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Iker Muñoz, Roberto Cejuela, Stephen Seiler, Eneko Larumbe and Jonathan Esteve-Lanao

Purpose:

To describe training loads during an Ironman training program based on intensity zones and observe training–performance relationships.

Methods:

Nine triathletes completed a program with the same periodization model aiming at participation in the same Ironman event. Before and during the study, subjects performed ramp-protocol tests, running, and cycling to determine aerobic (AeT) and anaerobic thresholds (AnT) through gas-exchange analysis. For swimming, subjects performed a graded lactate test to determine AeT and AnT. Training was subsequently controlled by heart rate (HR) during each training session over 18 wk. Training and the competition were both quantified based on the cumulative time spent in 3 intensity zones: zone 1 (low intensity; <AeT), zone 2 (moderate intensity; between AeT and AnT), and zone 3 (high intensity; >AnT).

Results:

Most of training time was spent in zone 1 (68% ± 14%), whereas the Ironman competition was primarily performed in zone 2 (59% ± 22%). Significant inverse correlations were found between both total training time and training time in zone 1 vs performance time in competition (r = –.69 and –.92, respectively). In contrast, there was a moderate positive correlation between total training time in zone 2 and performance time in competition (r = .53) and a strong positive correlation between percentage of total training time in zone 2 and performance time in competition (r = .94).

Conclusions:

While athletes perform with HR mainly in zone 2, better performances are associated with more training time spent in zone 1. A high amount of cycling training in zone 2 may contribute to poorer overall performance.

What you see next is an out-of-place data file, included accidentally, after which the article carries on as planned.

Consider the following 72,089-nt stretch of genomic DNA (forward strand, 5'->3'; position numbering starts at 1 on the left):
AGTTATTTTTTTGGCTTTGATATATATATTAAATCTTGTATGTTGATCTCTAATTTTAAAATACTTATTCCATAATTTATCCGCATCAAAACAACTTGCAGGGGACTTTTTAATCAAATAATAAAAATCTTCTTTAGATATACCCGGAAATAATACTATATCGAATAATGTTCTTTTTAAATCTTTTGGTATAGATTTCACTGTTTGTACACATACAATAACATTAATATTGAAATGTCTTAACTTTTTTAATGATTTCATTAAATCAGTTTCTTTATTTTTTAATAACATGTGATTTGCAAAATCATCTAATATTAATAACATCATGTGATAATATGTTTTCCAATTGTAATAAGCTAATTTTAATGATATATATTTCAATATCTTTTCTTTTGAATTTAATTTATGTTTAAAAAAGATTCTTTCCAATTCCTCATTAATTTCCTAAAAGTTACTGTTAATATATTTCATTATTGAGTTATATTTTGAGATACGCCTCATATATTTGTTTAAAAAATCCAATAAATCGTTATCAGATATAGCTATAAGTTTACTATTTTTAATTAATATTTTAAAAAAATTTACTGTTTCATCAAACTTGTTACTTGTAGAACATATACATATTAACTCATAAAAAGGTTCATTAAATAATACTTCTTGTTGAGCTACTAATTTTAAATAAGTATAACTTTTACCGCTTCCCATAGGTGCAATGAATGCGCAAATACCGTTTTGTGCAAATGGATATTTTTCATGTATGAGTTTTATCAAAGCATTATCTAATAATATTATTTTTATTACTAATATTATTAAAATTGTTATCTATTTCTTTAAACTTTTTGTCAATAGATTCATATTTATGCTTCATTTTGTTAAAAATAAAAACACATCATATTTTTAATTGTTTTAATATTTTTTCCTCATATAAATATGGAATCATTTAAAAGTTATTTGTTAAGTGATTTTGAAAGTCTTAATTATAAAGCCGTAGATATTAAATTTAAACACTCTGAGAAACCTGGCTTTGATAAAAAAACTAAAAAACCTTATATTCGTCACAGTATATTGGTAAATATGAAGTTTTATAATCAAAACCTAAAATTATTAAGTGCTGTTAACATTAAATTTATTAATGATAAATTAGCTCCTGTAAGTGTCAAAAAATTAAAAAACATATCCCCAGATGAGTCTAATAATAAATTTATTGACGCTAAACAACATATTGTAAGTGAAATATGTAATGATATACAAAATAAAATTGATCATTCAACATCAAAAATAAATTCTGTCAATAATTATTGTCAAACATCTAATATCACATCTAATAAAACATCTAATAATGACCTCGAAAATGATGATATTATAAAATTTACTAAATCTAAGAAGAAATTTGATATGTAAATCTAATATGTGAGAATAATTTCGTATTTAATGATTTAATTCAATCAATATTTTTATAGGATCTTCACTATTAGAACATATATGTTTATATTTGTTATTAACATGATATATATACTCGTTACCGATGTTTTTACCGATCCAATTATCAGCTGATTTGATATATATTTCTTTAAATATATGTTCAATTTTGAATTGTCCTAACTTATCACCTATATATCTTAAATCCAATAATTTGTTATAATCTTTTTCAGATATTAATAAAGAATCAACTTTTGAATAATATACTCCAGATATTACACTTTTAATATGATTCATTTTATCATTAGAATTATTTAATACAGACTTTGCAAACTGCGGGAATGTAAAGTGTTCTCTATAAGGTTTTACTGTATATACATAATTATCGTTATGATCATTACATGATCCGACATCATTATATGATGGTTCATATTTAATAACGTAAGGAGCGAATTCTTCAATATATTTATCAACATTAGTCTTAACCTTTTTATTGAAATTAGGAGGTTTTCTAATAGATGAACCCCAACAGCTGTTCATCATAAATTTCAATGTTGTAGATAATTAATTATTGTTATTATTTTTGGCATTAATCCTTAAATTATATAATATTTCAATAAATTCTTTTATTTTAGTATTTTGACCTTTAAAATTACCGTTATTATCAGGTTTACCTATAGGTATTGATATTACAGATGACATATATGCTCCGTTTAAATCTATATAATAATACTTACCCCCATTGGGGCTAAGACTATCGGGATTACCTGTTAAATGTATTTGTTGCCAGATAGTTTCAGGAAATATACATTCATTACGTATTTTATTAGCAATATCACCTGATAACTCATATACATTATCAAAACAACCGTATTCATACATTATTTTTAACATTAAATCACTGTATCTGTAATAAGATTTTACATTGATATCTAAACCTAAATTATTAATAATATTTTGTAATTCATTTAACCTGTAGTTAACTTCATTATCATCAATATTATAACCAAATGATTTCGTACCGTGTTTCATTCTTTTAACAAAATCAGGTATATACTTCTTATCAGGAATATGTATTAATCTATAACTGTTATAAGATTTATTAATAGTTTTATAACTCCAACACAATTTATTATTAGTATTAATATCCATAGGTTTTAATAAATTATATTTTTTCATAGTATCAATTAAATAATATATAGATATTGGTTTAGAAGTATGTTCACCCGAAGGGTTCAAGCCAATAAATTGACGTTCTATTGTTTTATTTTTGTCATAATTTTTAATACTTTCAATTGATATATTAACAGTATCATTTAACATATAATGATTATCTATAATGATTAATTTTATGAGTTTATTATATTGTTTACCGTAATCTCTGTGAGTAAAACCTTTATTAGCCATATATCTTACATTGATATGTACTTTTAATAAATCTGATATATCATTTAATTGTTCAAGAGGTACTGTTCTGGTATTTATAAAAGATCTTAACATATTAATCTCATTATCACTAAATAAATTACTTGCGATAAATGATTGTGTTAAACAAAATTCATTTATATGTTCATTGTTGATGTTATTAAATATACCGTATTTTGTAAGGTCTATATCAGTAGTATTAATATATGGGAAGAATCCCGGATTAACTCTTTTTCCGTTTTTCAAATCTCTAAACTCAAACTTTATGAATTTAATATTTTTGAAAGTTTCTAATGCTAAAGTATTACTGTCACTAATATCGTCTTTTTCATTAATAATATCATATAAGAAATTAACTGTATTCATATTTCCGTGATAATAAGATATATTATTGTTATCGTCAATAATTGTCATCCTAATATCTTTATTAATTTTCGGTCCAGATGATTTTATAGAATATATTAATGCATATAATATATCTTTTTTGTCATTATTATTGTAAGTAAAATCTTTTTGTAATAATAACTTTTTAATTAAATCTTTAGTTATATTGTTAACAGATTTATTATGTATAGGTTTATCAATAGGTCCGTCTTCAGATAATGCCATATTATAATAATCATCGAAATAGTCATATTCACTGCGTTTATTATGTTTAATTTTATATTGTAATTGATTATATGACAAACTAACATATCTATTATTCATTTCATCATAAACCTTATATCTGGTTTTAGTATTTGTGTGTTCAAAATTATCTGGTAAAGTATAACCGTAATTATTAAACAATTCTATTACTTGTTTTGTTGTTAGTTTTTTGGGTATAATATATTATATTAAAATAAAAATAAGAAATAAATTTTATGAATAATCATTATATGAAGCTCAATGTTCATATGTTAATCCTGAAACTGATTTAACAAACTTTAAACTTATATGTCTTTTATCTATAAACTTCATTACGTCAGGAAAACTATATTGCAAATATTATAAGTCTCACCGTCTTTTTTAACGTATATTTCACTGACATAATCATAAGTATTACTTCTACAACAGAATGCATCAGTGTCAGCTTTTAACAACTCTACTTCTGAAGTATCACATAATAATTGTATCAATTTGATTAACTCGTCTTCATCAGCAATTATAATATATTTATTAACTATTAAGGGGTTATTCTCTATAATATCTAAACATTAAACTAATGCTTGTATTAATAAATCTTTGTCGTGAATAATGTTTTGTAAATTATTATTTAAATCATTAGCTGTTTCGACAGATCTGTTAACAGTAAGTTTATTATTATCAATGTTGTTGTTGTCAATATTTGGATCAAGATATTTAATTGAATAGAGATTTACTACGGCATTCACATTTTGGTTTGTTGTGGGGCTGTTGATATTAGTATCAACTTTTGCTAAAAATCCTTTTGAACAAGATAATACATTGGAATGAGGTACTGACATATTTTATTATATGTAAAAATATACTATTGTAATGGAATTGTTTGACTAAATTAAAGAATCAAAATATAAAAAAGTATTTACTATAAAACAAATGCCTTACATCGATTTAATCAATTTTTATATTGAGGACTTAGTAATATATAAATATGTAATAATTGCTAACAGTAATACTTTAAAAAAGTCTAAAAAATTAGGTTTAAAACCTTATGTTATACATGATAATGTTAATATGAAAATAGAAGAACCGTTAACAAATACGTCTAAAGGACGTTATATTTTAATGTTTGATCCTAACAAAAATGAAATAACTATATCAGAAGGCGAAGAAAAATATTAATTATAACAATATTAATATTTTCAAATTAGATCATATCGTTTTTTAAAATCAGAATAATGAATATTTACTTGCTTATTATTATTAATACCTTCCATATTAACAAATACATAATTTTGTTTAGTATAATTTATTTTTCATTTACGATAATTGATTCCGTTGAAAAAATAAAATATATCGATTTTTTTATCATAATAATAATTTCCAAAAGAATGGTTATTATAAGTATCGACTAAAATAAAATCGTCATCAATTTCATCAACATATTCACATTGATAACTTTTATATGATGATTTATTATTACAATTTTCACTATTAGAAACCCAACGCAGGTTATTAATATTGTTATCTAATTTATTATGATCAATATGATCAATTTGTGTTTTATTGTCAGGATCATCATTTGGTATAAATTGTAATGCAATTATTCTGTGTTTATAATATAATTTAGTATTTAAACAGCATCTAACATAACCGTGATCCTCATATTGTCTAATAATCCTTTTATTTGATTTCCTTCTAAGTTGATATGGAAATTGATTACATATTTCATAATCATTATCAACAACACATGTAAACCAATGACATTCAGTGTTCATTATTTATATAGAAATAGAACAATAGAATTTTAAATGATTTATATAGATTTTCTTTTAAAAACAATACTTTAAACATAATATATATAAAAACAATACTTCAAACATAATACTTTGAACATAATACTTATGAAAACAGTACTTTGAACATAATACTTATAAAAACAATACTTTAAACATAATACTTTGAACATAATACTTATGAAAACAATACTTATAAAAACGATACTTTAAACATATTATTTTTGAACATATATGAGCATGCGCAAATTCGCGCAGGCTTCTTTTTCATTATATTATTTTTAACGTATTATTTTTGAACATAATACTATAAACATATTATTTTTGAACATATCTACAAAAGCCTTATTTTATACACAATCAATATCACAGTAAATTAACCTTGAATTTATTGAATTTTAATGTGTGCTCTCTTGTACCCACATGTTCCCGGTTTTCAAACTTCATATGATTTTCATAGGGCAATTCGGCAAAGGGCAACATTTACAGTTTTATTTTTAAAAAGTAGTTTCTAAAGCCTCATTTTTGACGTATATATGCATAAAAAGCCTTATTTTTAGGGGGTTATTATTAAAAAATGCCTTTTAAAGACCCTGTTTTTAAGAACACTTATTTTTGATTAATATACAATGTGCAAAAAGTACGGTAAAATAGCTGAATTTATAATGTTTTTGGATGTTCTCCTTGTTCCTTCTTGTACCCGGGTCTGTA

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Jonathan Esteve-Lanao, Eneko Larumbe-Zabala, Anouar Dabab, Alberto Alcocer-Gamboa and Facundo Ahumada

The aim of this study was to describe the pacing distribution during 6 editions of the world cross-country championships.

Methods:

Data from the 768 male runners participating from 2007 to 2013 were considered for this study. Blocks of 10 participants according to final position (eg, 1st to 10th, 11 to 20th, etc) were considered.

Results:

Taking data from all editions together, the effect of years was found to be significant (F 5,266 = 3078.69, P < .001, ω2 = 0.31), as well as the effect of blocks of runners by final position (F 4,266 = 957.62, P < .001, ω2 = 0.08). A significant general decrease in speed by lap was also found (F 5,1330 = 2344.02, P < .001, ω2 = 0.29). Post hoc analyses were conducted for every edition where several pacing patterns were found. All correlations between the lap times and the total time were significant. However, each lap might show different predicting capacity over the individual outcome.

Discussion:

Top athletes seem to display different strategies, which allow them to sustain an optimal speed and/or kick as needed during the critical moments and succeed. After the first group (block) of runners, subsequent blocks always displayed a positive pacing pattern (fast to slow speed). Consequently, a much more stable pacing pattern should be considered to maximize final position.

Conclusions:

Top-10 finishers in the world cross-country championships tend to display a more even pace than the rest of the finishers, whose general behavior shows a positive (fast-to-slow) pattern.

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Daniel A. Boullosa, Fábio Y. Nakamura, Jonatan R. Ruiz, Stephen Seiler, Jonathan Esteve-Lanao, Alejandro Lucia, John A. Hawley and David T. Martin